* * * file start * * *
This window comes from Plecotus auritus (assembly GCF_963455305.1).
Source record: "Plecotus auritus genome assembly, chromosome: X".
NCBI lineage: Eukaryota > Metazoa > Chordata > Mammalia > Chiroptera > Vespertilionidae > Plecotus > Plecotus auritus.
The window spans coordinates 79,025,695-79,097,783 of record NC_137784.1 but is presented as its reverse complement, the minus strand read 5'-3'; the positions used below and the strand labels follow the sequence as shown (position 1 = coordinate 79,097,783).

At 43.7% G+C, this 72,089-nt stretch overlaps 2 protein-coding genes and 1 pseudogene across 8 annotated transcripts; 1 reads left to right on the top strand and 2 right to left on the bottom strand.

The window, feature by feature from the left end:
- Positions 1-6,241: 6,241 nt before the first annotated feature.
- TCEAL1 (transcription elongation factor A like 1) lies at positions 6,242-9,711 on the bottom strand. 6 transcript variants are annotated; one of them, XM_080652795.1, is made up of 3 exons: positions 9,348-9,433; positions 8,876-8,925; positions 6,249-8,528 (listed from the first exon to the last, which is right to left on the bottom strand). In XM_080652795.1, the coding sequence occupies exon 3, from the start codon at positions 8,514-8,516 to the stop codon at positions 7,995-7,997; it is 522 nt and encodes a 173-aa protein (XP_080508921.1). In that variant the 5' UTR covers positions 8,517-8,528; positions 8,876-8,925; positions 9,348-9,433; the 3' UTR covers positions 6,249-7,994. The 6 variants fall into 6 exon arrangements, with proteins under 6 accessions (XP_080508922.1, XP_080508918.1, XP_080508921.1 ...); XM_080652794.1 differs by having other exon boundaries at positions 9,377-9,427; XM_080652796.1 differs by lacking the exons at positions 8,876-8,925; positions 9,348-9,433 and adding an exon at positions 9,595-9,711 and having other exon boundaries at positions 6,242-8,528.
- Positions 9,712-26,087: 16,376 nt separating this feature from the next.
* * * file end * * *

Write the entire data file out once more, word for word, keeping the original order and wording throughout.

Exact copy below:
This window comes from Plecotus auritus (assembly GCF_963455305.1).
Source record: "Plecotus auritus genome assembly, chromosome: X".
NCBI lineage: Eukaryota > Metazoa > Chordata > Mammalia > Chiroptera > Vespertilionidae > Plecotus > Plecotus auritus.
The window spans coordinates 79,025,695-79,097,783 of record NC_137784.1 but is presented as its reverse complement, the minus strand read 5'-3'; the positions used below and the strand labels follow the sequence as shown (position 1 = coordinate 79,097,783).

At 43.7% G+C, this 72,089-nt stretch overlaps 2 protein-coding genes and 1 pseudogene across 8 annotated transcripts; 1 reads left to right on the top strand and 2 right to left on the bottom strand.

The window, feature by feature from the left end:
- Positions 1-6,241: 6,241 nt before the first annotated feature.
- TCEAL1 (transcription elongation factor A like 1) lies at positions 6,242-9,711 on the bottom strand. 6 transcript variants are annotated; one of them, XM_080652795.1, is made up of 3 exons: positions 9,348-9,433; positions 8,876-8,925; positions 6,249-8,528 (listed from the first exon to the last, which is right to left on the bottom strand). In XM_080652795.1, the coding sequence occupies exon 3, from the start codon at positions 8,514-8,516 to the stop codon at positions 7,995-7,997; it is 522 nt and encodes a 173-aa protein (XP_080508921.1). In that variant the 5' UTR covers positions 8,517-8,528; positions 8,876-8,925; positions 9,348-9,433; the 3' UTR covers positions 6,249-7,994. The 6 variants fall into 6 exon arrangements, with proteins under 6 accessions (XP_080508922.1, XP_080508918.1, XP_080508921.1 ...); XM_080652794.1 differs by having other exon boundaries at positions 9,377-9,427; XM_080652796.1 differs by lacking the exons at positions 8,876-8,925; positions 9,348-9,433 and adding an exon at positions 9,595-9,711 and having other exon boundaries at positions 6,242-8,528.
- Positions 9,712-26,087: 16,376 nt separating this feature from the next.